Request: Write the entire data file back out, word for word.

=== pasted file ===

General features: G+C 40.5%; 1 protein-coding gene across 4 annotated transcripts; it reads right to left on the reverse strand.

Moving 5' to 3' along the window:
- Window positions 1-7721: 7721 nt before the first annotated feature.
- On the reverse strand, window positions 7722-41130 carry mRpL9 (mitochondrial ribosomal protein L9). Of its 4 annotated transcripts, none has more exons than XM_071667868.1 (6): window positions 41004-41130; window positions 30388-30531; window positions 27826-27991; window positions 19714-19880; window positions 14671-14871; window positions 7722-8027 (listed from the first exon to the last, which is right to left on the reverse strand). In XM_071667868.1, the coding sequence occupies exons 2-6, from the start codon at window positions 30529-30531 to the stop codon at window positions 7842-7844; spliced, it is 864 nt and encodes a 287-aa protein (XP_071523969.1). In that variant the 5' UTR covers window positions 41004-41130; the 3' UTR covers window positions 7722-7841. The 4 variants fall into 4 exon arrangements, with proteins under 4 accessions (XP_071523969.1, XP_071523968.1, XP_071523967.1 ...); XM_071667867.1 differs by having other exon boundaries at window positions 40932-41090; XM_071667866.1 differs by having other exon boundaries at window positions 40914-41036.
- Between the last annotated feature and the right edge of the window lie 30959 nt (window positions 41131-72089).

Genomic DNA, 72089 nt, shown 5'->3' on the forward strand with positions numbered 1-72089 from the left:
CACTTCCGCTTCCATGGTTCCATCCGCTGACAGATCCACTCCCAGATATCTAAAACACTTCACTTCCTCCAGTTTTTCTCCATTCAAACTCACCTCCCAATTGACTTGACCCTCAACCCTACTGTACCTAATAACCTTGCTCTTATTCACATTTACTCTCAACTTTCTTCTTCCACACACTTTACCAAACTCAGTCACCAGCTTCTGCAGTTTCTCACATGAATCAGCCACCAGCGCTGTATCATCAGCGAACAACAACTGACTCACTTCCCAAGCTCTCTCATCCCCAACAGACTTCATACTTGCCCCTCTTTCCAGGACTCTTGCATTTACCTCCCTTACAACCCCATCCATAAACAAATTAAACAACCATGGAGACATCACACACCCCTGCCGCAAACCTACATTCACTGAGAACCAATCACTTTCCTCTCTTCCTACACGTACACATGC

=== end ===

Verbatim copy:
General features: G+C 40.5%; 1 protein-coding gene across 4 annotated transcripts; it reads right to left on the reverse strand.

Moving 5' to 3' along the window:
- Window positions 1-7721: 7721 nt before the first annotated feature.
- On the reverse strand, window positions 7722-41130 carry mRpL9 (mitochondrial ribosomal protein L9). Of its 4 annotated transcripts, none has more exons than XM_071667868.1 (6): window positions 41004-41130; window positions 30388-30531; window positions 27826-27991; window positions 19714-19880; window positions 14671-14871; window positions 7722-8027 (listed from the first exon to the last, which is right to left on the reverse strand). In XM_071667868.1, the coding sequence occupies exons 2-6, from the start codon at window positions 30529-30531 to the stop codon at window positions 7842-7844; spliced, it is 864 nt and encodes a 287-aa protein (XP_071523969.1). In that variant the 5' UTR covers window positions 41004-41130; the 3' UTR covers window positions 7722-7841. The 4 variants fall into 4 exon arrangements, with proteins under 4 accessions (XP_071523969.1, XP_071523968.1, XP_071523967.1 ...); XM_071667867.1 differs by having other exon boundaries at window positions 40932-41090; XM_071667866.1 differs by having other exon boundaries at window positions 40914-41036.
- Between the last annotated feature and the right edge of the window lie 30959 nt (window positions 41131-72089).

Genomic DNA, 72089 nt, shown 5'->3' on the forward strand with positions numbered 1-72089 from the left:
CACTTCCGCTTCCATGGTTCCATCCGCTGACAGATCCACTCCCAGATATCTAAAACACTTCACTTCCTCCAGTTTTTCTCCATTCAAACTCACCTCCCAATTGACTTGACCCTCAACCCTACTGTACCTAATAACCTTGCTCTTATTCACATTTACTCTCAACTTTCTTCTTCCACACACTTTACCAAACTCAGTCACCAGCTTCTGCAGTTTCTCACATGAATCAGCCACCAGCGCTGTATCATCAGCGAACAACAACTGACTCACTTCCCAAGCTCTCTCATCCCCAACAGACTTCATACTTGCCCCTCTTTCCAGGACTCTTGCATTTACCTCCCTTACAACCCCATCCATAAACAAATTAAACAACCATGGAGACATCACACACCCCTGCCGCAAACCTACATTCACTGAGAACCAATCACTTTCCTCTCTTCCTACACGTACACATGC